And so for a few seconds, I’m his entire world. I’m the guy who has his back in a world that’s too scary for children. He’s counting on me to get him out of this. I just stand there looking down at him. How do parents do this? I’m terrified to have custody of this little bundle of humanity for two minutes. How do they take on this job for 18 years?

And then it hits me. This feels pretty terrific. A little guy to bring me rocks and sneak away and chase wet frisbees with a puppy. A tiny life to embrace and love as he grows into anything but a journalist. Dear Edward R. Murrow, please not a journalist.

He just stands there looking up at me. It’s up to you, he’s thinking. Get me out of this one and I’ll buy you a beer in 19 years or so.

I take a photo of that little face staring up, because I never want to forget that moment. After 62 years of being devoutly anti-children, I find myself wondering. What If.

We walk back, two pals hardened by combat. He hugs Mom and rejoins the mayhem, we launch the lantern, we go home.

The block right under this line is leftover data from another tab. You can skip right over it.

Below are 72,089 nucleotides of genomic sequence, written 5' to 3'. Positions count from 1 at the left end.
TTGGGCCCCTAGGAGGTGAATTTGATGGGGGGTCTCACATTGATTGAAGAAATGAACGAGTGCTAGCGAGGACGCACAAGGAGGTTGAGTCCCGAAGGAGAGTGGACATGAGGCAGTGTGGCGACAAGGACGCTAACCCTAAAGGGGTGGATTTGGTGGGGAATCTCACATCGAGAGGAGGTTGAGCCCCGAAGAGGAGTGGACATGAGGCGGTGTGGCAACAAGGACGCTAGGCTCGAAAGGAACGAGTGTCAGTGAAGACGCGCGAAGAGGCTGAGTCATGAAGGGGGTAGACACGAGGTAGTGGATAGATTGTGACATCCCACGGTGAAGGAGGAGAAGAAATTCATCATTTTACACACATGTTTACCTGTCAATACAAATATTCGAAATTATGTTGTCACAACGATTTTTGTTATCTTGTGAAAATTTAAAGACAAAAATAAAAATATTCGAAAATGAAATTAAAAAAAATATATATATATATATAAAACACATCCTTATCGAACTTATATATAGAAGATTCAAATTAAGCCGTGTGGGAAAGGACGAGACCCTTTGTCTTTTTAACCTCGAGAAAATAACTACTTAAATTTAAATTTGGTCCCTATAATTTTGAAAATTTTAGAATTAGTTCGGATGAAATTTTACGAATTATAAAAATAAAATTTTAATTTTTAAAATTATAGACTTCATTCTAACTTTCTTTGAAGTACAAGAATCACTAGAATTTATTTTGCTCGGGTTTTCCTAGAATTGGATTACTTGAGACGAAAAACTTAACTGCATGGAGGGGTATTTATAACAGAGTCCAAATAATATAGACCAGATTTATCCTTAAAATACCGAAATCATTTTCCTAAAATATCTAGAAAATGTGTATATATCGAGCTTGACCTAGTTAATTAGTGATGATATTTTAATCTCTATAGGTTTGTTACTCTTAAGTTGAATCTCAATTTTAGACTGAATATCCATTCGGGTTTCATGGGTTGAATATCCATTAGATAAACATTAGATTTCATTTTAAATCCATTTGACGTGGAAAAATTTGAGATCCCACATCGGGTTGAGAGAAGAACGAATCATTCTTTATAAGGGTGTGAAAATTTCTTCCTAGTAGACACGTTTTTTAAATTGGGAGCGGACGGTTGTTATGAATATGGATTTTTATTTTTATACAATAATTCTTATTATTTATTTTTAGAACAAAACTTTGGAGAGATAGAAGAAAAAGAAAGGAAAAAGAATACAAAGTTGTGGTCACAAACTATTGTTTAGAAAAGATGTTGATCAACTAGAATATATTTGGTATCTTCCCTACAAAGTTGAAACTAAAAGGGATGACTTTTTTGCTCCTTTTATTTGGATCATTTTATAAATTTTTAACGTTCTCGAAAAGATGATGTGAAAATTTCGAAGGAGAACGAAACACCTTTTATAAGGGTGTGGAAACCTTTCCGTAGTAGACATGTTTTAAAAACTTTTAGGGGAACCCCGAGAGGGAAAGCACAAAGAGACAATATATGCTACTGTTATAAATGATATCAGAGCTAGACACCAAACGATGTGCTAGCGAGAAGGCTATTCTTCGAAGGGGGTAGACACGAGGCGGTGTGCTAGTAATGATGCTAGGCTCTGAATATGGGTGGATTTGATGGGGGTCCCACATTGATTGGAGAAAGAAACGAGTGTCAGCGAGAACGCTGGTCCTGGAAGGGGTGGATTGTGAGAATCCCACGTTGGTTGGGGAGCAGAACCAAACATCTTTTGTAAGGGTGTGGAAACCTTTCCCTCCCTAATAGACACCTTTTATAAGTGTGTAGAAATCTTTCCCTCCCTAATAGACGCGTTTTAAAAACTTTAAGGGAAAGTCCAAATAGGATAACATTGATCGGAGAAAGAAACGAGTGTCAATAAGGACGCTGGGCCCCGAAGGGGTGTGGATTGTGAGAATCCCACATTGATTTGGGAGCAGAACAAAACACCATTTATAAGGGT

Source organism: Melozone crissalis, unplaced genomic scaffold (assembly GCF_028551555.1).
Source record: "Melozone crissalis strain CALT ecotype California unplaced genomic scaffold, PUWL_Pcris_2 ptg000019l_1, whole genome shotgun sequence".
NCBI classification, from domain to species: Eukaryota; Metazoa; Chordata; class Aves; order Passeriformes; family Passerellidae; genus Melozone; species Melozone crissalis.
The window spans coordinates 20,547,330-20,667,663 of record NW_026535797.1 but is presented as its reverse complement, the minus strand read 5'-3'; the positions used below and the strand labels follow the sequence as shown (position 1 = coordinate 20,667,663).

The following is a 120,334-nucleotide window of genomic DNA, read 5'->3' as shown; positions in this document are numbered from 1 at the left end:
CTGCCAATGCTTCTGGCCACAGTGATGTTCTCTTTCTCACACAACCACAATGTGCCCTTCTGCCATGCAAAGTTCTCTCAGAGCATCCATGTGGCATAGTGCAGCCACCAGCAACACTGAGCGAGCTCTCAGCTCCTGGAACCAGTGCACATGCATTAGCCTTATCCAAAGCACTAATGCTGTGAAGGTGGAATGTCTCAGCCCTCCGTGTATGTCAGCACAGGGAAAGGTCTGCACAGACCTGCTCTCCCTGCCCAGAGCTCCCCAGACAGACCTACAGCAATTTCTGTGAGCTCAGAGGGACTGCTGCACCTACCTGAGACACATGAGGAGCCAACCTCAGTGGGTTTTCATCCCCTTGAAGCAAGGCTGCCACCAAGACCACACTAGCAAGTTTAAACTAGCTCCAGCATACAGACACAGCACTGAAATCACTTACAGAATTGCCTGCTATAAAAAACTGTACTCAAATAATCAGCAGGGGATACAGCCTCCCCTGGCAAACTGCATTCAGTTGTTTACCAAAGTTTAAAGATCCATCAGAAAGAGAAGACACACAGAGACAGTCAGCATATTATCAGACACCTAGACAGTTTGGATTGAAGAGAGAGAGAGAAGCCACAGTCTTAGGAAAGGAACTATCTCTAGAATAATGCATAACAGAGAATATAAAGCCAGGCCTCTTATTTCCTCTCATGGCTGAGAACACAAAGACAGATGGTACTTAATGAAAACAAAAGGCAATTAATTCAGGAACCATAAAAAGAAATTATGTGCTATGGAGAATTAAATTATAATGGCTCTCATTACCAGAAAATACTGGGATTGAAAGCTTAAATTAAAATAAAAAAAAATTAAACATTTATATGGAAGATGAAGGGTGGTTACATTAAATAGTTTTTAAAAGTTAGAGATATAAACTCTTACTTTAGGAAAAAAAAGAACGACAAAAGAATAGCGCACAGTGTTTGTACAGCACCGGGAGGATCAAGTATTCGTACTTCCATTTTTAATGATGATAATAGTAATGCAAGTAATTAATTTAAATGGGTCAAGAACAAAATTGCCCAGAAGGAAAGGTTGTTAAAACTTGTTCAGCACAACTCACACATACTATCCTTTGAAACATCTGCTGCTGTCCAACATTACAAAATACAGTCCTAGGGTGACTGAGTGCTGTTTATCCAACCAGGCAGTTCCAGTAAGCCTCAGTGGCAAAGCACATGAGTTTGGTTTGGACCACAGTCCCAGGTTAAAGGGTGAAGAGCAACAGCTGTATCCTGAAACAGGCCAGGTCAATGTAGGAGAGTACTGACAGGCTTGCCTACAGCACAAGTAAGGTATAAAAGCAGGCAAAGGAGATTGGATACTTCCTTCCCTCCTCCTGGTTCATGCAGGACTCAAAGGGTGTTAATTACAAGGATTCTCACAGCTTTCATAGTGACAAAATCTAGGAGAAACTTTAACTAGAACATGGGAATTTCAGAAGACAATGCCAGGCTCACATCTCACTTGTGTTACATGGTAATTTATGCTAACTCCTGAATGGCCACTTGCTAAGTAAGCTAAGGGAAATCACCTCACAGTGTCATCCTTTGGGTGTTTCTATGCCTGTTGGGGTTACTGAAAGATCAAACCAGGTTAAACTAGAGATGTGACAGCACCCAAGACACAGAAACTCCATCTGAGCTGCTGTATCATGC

The next morning, we’re at the airport. A woman with a screaming baby decides that standing 3 feet away from us is the best way to shut the kid up. I make scary faces whenever the kid looks over at me. I am not big on kids. I might have mentioned that already.

But then I pull up the photo of Marley on my phone. I guess a little screaming never hurt anyone. I’m going deaf anyhow.

What If.

I wish I had kept those rocks …

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the keys to a good marriage, part 8

mo: i look like a dude.

me: but you’re an attractive fellow.

the key to a good marriage is always knowing just the right thing to say.

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once upon a beach

Put a candle in the window
‘Cause I feel I’ve gotta move
Though I’m goin’, goin’
I’ll be comin’ home soon
Long as I can see the light
— the prophet fogerty